The wreath, though simple, came with great honor and recognition, and only the winners of the different events got to wear the intertwined olive leaf wreaths on their heads.
Both pieces depict a natural landscape scene, and the tomb located next to what seems to be an olive tree.
Yes, the two young men were holding long thin sticks but that does not necessarily make it “a pastoral scene.” They most likely did so to ward off wild animals, as people that go on nature walks continue to do to this day in Greece.
Had the young men recently competed and won at some Olympic event and afterwards stopped at a family tomb to share their great news with deceased relatives? Had it possibly been a monument honoring a great athlete who had passed? Had it possibly been located in ancient Olympia?
Those were the questions that were going through my mind.
I started looking at the other parts of the monument, for the marble relief is part of a very large monument with two columns on the side and ornate decorations on top and it is almost as tall as the trees found next to it. Now I was starting to wonder more about the monument than the painting. I had a strong suspicion that this is where the answers to the mysteries were found.
It was now clear that Poussin was just doing what other great artists and scientists had done generations before him, during the age of religious intolerance and oppression. Just as Leonardo da Vinci had done, he was hiding messages in his painting for people of the future to figure out.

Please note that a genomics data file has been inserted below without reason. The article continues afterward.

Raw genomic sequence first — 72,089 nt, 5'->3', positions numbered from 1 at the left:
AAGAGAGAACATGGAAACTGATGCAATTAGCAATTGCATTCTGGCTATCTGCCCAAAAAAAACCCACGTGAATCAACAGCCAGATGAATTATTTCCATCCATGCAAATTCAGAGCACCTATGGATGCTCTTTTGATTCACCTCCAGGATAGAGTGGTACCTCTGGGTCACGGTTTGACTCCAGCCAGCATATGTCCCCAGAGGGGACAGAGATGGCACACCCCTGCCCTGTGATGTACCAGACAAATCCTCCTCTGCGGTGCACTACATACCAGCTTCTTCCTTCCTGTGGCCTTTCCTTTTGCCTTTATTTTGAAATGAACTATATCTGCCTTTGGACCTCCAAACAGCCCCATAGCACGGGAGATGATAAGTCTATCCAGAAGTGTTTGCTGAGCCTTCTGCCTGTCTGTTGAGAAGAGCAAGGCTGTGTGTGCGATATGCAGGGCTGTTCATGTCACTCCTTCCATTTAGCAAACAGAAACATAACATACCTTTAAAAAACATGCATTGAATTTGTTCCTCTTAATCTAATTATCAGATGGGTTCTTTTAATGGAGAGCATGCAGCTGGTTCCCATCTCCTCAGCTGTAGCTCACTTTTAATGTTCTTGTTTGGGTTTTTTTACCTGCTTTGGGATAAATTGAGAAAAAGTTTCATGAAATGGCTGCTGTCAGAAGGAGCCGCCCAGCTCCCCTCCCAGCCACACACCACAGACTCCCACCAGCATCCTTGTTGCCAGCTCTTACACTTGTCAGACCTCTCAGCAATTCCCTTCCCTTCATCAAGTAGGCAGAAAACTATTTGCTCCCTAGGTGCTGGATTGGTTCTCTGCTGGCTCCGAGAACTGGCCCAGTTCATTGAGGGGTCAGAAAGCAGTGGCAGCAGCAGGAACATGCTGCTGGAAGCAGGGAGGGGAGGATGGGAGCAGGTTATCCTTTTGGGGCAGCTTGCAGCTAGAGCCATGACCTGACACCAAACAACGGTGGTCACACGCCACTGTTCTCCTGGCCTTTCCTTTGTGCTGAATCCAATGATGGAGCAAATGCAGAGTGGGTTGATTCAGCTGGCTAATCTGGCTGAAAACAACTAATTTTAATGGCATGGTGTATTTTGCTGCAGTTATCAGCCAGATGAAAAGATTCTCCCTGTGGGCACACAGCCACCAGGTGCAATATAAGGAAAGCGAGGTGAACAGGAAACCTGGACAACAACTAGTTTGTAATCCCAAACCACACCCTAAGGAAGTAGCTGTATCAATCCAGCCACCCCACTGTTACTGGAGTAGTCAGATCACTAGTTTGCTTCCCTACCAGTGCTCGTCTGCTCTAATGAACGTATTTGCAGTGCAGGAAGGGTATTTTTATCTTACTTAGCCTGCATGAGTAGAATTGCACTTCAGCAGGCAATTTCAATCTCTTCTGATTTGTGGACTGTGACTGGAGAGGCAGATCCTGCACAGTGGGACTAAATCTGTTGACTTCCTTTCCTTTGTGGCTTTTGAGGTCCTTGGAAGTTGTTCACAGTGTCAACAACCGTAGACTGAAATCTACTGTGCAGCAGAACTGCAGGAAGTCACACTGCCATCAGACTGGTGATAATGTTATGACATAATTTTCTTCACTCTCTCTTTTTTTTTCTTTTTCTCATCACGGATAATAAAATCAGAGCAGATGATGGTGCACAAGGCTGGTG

“Et in Arcadia Ego,” the name of the painting, meant that the monument was from the Arcadia region of the Peloponnese.
The extra sarcophagus missing from the painting ties in with the shadow of the sickle, reflecting that “the monument was taken.”
It had been painted in reverse to draw attention to the monument.
He may also be telling us even more, for the title is all in French except for the word “in” word which is Latin. Was he saying that he had seen it “in” England? Possibly on the grounds of the Shugborough residence a century before the date it was claimed to have been commission and sculpted?
Above the marble relief on the sides of the monument are two stone heads, one showing a smiling man, the other the god Pan and under a large mantel is a meander motif, or the “Greek Key” design.
Yes, I believe this is the case, that it is another case of an important ancient Greek monument sitting on a foreign land.
About the author
Diane Ioannou was living in Southern California when a breakdown brought her back to Greece, to a small port town not far from her birthplace. In this town, she discovered that her background and training as a business consultant, research professional and forensic auditor made her a capable historical analyst, mystery solver and effective code breaker. She began to search for clues into the ancient history, mythology and even magic of the “mythical Peloponnese.” She is now working on a series of books regarding the Peloponnese’s antiquity, which she finds to be full of uncovered mysteries. The recently published series is named “ARTEMIS CHILD,” a title that represents the type of strength and endurance that she has found inside herself to get through a difficult transition.